Monument Hill GrottoFurther planning permission for this site, which already has planning permission for nine flats, was sought for two extra flats.  I asked that planning consent be denied on the grounds of parking stress and the bulk and height of the proposal – it now being four floors high instead of three.

The majority of the other councillors felt the proposal was not out of keeping with the other buildings in the locality as Manor Court was higher as were the office blocks.  However, neither of those buildings were hard up against the highway and Manor Court is quite set back.

I was outvoted last time over the parking stress and this time the other councillors felt that as we had not refused the applicant before for parking stress we could not revisit this aspect even though the extra two flats would increase the problem.  Surrey planning staff consider that parking is not required for flats which are “near the station and the town centre”.  There will be at least eleven cars in this site and no-where to park.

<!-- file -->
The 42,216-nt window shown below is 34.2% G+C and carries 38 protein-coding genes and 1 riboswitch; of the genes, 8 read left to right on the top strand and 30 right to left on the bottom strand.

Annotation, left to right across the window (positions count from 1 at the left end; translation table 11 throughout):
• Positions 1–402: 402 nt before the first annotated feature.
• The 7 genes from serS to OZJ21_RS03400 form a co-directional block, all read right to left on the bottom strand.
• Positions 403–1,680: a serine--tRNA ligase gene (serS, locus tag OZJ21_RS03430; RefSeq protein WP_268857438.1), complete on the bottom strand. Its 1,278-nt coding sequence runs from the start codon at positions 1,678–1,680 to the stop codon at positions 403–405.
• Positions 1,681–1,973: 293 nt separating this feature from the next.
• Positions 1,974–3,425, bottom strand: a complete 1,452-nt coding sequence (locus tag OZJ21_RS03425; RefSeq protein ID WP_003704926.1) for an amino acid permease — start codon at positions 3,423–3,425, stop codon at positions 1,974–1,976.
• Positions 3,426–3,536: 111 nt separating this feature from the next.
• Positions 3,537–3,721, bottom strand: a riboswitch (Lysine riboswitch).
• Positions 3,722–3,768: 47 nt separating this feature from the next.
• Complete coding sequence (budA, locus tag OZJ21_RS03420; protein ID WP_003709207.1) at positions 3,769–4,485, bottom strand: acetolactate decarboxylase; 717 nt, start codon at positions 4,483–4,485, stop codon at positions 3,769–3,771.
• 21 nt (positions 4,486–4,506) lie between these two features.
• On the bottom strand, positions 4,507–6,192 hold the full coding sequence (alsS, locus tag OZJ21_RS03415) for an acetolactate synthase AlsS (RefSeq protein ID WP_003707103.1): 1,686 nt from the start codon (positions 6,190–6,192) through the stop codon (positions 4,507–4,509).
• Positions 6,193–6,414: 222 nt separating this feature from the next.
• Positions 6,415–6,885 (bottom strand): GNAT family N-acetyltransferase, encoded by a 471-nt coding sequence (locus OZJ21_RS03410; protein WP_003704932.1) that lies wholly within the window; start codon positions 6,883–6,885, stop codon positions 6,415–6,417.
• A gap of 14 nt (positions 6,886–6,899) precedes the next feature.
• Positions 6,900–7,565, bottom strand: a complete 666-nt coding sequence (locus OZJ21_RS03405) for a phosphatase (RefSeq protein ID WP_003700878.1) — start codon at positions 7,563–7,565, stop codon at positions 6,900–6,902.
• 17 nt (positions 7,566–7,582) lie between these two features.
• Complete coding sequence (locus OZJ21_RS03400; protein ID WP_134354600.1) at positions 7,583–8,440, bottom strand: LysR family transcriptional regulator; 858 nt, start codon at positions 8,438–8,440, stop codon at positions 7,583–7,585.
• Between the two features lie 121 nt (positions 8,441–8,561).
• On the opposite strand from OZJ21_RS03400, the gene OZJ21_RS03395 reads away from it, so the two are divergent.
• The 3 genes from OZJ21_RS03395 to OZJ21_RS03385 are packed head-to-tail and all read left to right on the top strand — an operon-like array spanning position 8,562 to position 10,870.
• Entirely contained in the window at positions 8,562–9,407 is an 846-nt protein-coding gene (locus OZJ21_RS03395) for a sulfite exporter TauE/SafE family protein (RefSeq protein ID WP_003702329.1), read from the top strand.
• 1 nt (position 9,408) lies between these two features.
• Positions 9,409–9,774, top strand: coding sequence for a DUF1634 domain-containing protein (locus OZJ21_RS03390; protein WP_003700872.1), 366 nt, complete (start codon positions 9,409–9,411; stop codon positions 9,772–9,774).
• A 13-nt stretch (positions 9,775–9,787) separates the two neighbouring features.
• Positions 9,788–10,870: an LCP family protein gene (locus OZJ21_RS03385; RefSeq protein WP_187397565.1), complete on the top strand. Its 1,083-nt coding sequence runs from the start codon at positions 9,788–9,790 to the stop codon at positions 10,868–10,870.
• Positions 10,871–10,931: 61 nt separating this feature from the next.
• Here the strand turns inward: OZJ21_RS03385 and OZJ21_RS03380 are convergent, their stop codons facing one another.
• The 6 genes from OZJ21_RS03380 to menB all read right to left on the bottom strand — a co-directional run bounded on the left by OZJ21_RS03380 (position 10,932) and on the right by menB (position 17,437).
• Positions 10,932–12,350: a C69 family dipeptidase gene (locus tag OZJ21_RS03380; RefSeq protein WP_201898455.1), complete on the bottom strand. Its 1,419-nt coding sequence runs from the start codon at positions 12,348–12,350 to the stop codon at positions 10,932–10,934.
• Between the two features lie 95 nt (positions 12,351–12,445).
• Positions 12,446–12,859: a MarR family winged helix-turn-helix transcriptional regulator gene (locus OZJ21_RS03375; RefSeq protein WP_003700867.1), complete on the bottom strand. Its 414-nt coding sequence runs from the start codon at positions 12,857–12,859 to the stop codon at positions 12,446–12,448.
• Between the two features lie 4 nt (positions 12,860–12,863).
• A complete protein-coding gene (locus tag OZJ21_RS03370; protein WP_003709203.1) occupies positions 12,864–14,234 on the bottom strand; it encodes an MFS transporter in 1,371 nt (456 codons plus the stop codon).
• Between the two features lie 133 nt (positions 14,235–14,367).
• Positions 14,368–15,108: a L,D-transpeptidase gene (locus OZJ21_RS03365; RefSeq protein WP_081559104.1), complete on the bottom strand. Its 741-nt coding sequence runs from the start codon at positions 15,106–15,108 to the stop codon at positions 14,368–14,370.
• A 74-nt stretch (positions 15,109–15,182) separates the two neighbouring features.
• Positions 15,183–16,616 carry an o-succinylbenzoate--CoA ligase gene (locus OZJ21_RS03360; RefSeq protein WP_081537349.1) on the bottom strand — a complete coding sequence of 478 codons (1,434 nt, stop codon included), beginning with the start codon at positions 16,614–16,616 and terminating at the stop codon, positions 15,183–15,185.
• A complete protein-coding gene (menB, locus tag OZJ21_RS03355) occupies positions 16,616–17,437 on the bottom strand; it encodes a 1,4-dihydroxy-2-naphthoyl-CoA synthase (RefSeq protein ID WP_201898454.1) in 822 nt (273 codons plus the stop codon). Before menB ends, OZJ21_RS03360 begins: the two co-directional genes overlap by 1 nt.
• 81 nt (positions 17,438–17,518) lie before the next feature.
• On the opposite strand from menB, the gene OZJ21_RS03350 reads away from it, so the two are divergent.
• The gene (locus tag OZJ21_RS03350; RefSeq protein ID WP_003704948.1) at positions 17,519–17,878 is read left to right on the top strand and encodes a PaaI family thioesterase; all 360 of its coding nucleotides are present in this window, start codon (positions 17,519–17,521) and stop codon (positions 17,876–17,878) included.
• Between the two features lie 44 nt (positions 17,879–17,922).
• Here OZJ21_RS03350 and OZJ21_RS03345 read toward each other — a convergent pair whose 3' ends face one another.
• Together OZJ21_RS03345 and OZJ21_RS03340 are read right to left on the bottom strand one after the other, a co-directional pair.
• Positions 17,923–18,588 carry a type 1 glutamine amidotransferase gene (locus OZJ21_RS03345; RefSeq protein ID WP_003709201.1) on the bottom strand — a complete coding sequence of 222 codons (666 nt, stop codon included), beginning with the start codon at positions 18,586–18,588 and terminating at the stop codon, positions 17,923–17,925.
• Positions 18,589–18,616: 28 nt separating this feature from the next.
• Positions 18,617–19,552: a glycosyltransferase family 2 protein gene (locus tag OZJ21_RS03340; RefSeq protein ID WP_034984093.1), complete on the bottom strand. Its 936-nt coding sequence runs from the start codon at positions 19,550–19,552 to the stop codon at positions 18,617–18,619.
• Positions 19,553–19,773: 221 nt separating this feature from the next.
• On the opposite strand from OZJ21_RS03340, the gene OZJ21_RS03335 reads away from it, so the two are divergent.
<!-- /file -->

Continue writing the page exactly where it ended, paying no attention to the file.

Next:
I also raised concerns over the light in Albany Court.  The planning officer showed me that the proposed building would not conflict with the 25% rule.  This rule is to protect light in established dwelling in the locality.  Taking a line at 25% degree from horizontal from the ground level windows in Albany Court would not meet the proposed building.  And in any case that rule applies for only the first 15m and the proposed building was 17m away.

I was outvoted by the majority (I am the only Lib Dem on the committee and all the other were Conservatives) and outline planning permission was given.

I number of people has raised the issues of pedestrian safety on this corner.  I totally agree that the junction of Baker Street and Monument Hill needs to be redesigned but without Surrey’s active engagement this planning permission itself would not be affected. Previous planning comments here.